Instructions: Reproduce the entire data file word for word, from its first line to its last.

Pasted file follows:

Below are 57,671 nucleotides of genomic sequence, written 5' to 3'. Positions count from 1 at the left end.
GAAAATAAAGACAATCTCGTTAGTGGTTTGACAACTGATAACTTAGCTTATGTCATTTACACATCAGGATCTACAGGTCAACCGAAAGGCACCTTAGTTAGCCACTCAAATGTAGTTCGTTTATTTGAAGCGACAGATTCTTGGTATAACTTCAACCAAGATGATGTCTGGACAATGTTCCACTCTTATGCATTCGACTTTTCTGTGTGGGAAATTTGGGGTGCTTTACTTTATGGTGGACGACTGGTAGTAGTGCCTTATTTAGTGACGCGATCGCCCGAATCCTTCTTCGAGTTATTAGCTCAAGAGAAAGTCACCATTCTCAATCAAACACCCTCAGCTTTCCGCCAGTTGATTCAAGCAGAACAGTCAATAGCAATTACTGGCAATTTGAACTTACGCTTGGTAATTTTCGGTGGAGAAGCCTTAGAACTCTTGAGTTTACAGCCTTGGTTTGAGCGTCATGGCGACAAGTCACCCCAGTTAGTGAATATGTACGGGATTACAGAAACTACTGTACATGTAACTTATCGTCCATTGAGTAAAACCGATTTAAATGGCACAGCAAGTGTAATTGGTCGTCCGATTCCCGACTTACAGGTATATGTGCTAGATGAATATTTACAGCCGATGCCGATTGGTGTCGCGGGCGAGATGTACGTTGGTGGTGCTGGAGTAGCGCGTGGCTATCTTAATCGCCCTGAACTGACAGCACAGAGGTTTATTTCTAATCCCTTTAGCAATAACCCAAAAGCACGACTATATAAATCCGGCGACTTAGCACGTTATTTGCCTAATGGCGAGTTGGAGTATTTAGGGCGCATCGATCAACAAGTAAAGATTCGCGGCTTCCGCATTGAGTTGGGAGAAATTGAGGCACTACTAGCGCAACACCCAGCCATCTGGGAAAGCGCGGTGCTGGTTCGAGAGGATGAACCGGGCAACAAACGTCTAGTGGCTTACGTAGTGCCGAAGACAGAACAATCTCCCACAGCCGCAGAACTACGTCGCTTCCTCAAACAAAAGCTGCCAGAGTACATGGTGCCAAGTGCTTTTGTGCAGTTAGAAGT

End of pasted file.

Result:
Below are 57,671 nucleotides of genomic sequence, written 5' to 3'. Positions count from 1 at the left end.
GAAAATAAAGACAATCTCGTTAGTGGTTTGACAACTGATAACTTAGCTTATGTCATTTACACATCAGGATCTACAGGTCAACCGAAAGGCACCTTAGTTAGCCACTCAAATGTAGTTCGTTTATTTGAAGCGACAGATTCTTGGTATAACTTCAACCAAGATGATGTCTGGACAATGTTCCACTCTTATGCATTCGACTTTTCTGTGTGGGAAATTTGGGGTGCTTTACTTTATGGTGGACGACTGGTAGTAGTGCCTTATTTAGTGACGCGATCGCCCGAATCCTTCTTCGAGTTATTAGCTCAAGAGAAAGTCACCATTCTCAATCAAACACCCTCAGCTTTCCGCCAGTTGATTCAAGCAGAACAGTCAATAGCAATTACTGGCAATTTGAACTTACGCTTGGTAATTTTCGGTGGAGAAGCCTTAGAACTCTTGAGTTTACAGCCTTGGTTTGAGCGTCATGGCGACAAGTCACCCCAGTTAGTGAATATGTACGGGATTACAGAAACTACTGTACATGTAACTTATCGTCCATTGAGTAAAACCGATTTAAATGGCACAGCAAGTGTAATTGGTCGTCCGATTCCCGACTTACAGGTATATGTGCTAGATGAATATTTACAGCCGATGCCGATTGGTGTCGCGGGCGAGATGTACGTTGGTGGTGCTGGAGTAGCGCGTGGCTATCTTAATCGCCCTGAACTGACAGCACAGAGGTTTATTTCTAATCCCTTTAGCAATAACCCAAAAGCACGACTATATAAATCCGGCGACTTAGCACGTTATTTGCCTAATGGCGAGTTGGAGTATTTAGGGCGCATCGATCAACAAGTAAAGATTCGCGGCTTCCGCATTGAGTTGGGAGAAATTGAGGCACTACTAGCGCAACACCCAGCCATCTGGGAAAGCGCGGTGCTGGTTCGAGAGGATGAACCGGGCAACAAACGTCTAGTGGCTTACGTAGTGCCGAAGACAGAACAATCTCCCACAGCCGCAGAACTACGTCGCTTCCTCAAACAAAAGCTGCCAGAGTACATGGTGCCAAGTGCTTTTGTGCAGTTAGAAGT